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This is a discussion on Water within the Beginner Freshwater Aquarium forums, part of the Freshwater Fish and Aquariums category; --> Ok, I live in Florida and our water here is pretty hard. I have a water softener on the house, and wondered if I ...

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Old 12-20-2007, 11:32 AM   #1
NBT
 
Water

Ok, I live in Florida and our water here is pretty hard. I have a water softener on the house, and wondered if I should bypass the softened water, and use hard tap...furtherore if it is stated to be "better" to use softened water...what "goal" should I hit upon using a test kit to sample the water before filling the aquarium? KH should be no lower than 4dH?
Or just fill it 50/50..then treat the water accordingly?
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Old 12-20-2007, 11:52 AM   #2
 
That all depends upon the type of fish you intend to keep and their requirements. If are intending to keep Rift Lake cichlids from Africa, hard water is the call. Riverine cichlids, most South American cichlids, tetras, barbs, rasboras and such prefer softer, acidic water. While, still, some fish prefer water that is neutral.

Many use reverse osmosis (RO) or de-ionized (DI) water and add the elements to bring water chemistry to the needed levels.
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Old 12-20-2007, 11:56 AM   #3
NBT
 
Honestly I am leaning to Congo Tetras, a few Angelfish, Pleo or Cory's...and call it good.... I have not researched (beyond compatability) of the fish listed above water "requirement's", and how they would interact. I may need to adjust the type of fish accordingly...based off a community of Congo's.
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Old 12-20-2007, 12:11 PM   #4
 
Check out this link. It may be of help.

http://www.tfhmagazine.com/resources/aquarium-set-up/
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Old 12-20-2007, 01:25 PM   #5
 
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i live in so cali with hard water.... my angels and cories do fine. plecos are a wide range of fish but the ones i have are also fine. its up to you i would pick one and go with it. most fish adapt just fine.
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Old 12-20-2007, 01:26 PM   #6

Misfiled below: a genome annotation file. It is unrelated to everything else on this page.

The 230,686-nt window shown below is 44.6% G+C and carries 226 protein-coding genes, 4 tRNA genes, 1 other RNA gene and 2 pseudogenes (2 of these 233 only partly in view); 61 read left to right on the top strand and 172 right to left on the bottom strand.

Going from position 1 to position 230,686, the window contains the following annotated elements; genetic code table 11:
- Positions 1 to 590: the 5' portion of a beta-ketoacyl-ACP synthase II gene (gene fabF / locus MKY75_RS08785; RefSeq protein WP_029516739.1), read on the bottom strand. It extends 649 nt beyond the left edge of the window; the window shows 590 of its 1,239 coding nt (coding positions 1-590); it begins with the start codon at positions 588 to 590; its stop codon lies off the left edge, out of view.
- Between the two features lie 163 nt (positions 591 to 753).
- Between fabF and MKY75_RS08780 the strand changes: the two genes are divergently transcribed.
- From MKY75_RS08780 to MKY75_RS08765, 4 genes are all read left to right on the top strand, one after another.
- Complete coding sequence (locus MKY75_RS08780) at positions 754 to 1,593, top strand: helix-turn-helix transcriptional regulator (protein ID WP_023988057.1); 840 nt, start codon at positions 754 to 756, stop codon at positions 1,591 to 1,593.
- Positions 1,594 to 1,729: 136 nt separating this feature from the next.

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Your Cories may not be all right, they need soft water, ph 6.0 - 6.5

You could utilize a natural method of controlling pH. Stock your tank with lots of driftwood, it will help drop the pH. Using RO water will also help.

Good luck! :D
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Old 12-20-2007, 01:29 PM   #7
 
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i have ph 7.5 and hard water... i dont remember off hand... all of them are alive.... and they been that way for a long time.....
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Old 12-20-2007, 03:29 PM   #8
NBT
 
Quote:
Originally Posted by herefishy
Check out this link. It may be of help.

http://www.tfhmagazine.com/resources/aquarium-set-up/
Thanks everyone for the replies...one can get exhausted reading all the information related to PH, Temps, Cycling, Live Plants vs. Synthetic, CO2, Filtration...unreal.... but better to be informed.

Thanks for the link...also a good read and pic on the Cory's (Fish of the month).
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Old 12-20-2007, 07:53 PM   #9
 
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I find that the vast majority of fish, as long as they are tank-bred, wild fish are much more delicate, are very adaptable to changes in ph. Just make sure you acclimate them before you add them and I don't anticipate any problems. If you are particularly worried then research different fish that you know like a specific ph and stock your tank around them. I don't think it will be necessary however.
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Old 12-23-2007, 08:24 PM   #10
NBT
 
Ok... substrate is down and the tank is filled without incident... initial water testing as follows...

PH = 7.6
Ammonia 2.0
Nitrite 0- ppm
Nitrate 0- ppm


Now what besides reducing the ammonia? And letting this thing run for a few day's... it is relatively clear... then see what I got once she settles down a bit.
I have the Emperor 400 Running, and an airstone to keep things moving.

I used the following substrates...
40 # Eco
20# Sand
75# Natural Gravel

TIA for any advice :D
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